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Ce blog rassemble une séléction de mes textes. L'approche est plurilingue et interdisciplinaire. Les sujets sont internationaux et concernent notamment la durabilité, l'économie, la politique et certains aspects sociaux. Bonne lecture! - JJ Bürger -

Thursday, January 31, 2013

CAP reform and horticulture

CAP reforms: what’s the state of the art in the political process?
The Common Agricultural Policy (CAP) is one of the oldest policies which are done on an integrated European level – and with 40% of the European budget, it is also one of the policies with the highest financial, economic and social impacts.
In October 2011, the European Commission presented its draft for a reform of the CAP. After intensive debates, the European Parliament’s commission for agricultural affairs finally adopted its positions about the different parts of the reformpackage on 23 and 24 January 2013. Those positions will be decisive for the European Parliament’s vote in the plenary session scheduled for 11 to 14 march 2013.
The 27 member states’ ministers of agriculture are expected to decide on their final position on the Council on 18 and 19 march 2013. Further to this, the negotiation between the two co-legislators (Parliament and Council) will begin.
However, a compromise still needs to be found on the overall European budget for the next 7 years. The next Brussels meeting of European heads of states and governments for this aim is planned for 7 to 8 February. If during those EU budget talks, a reduction of the CAP’s budget was decided (some sources talk about 370 billion € instead of 400 billion €), this would have an impact on the CAP reform itself: especially the share of spending dedicated to environmental measures could receive cuts if the overall envelop was to shrink.

Let’s talk about content!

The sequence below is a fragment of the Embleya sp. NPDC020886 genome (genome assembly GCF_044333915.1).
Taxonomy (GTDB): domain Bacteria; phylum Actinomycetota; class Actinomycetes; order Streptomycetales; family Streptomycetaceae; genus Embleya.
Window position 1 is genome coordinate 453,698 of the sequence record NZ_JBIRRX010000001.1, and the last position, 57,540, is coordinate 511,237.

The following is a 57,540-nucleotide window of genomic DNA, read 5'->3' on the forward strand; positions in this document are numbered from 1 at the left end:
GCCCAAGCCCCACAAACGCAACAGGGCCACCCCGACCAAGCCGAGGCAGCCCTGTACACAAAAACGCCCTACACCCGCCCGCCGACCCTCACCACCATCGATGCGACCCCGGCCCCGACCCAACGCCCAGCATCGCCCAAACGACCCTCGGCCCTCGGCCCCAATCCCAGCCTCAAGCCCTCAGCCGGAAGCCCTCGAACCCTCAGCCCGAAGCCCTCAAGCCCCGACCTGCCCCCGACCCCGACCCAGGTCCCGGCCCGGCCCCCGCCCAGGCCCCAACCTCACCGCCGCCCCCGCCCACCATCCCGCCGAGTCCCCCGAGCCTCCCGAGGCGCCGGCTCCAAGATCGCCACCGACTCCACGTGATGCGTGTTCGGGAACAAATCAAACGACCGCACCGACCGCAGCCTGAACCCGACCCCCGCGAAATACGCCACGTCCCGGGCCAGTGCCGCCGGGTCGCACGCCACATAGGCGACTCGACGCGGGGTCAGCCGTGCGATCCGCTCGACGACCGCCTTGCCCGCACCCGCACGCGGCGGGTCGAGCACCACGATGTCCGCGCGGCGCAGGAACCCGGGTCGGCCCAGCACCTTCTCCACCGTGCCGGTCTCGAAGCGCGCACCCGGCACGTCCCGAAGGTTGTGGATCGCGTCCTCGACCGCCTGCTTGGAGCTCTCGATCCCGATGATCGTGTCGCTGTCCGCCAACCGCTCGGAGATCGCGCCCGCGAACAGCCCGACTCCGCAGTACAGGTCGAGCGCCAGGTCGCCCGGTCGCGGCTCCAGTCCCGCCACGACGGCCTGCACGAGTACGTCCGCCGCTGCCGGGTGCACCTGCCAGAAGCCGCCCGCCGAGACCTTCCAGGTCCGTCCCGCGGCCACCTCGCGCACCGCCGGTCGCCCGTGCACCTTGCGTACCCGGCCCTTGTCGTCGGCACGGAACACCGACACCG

Initially, the European Commission proposed a „greening“ of the PAC, meaning that for 30% of the direct payments, three additional requirements apply: preserving existing grasslands, dedicating at least 7% of the farm’s land to ecologic reserve zones, and maintaining a diversified mix of cultures.
In the January 2013 position of the European Parliament’s agricultural commission, the list of farms automatically exempted from those three requirements has been extended. Moreover, more flexibility was introduced in terms of agricultural diversity, and the condition of ecologic reserve zones was given a more progressive approach.
Furthermore, the European Parliament increased the pressure on inequalities of EU-fundings among member states: in the future, no EU farmer should receive less than 65% of the European average subsidies, which is a higher rate than the Commission initially proposed.

What about horticulture?
Horticulture is an agricultural branch which is frequently neglected. And yet, in a country like Germany, the annual turnover of the core of this branch is 25 billion €, with more than 400,000 employees and more than 200,000 hectare (about 50% vegetables, 25% fruits), and representing more than 35% of the entire agriculture’s plant production. If looking not only at the traditional core horticulture businesses (vegetables, fruits, flowers, trees, spices), but also on horticulture in a larger sense: parks, sport grounds, graveyards and any kind of public or private space with a green design.
 However, horticulture associations seem to frequently feel like “small players” compared to “big businesses” like cereals and animals. For example, this is the case when it comes to pest control: vegetables are particularly concerned by remainders, even though they consume less important quantities than the “big players”, according to Jürgen Mertz, president of the German Horticulture Association (ZVG). Mister Mertz regrets that due to thosesmaller quantities of consumption, the pest control industry has got fewerincentives for creating alternatives. Another example is that gardeners of sports complexes are one of the most prominent examples of agriculture-related players that cannot qualify as “active farmers” in the European Commission’s list for eligible CAP subsidy receivers. The only possibility for those gardeners to receive subsidies would be a well-designed exemption granted by their EU member state… or they would have to prove that agriculture represents a substantial part of their revenue. The simple fact of shaping and maintaining the landscape – which would have been the only possible justification for granting them general eligibility – is not considered sufficient.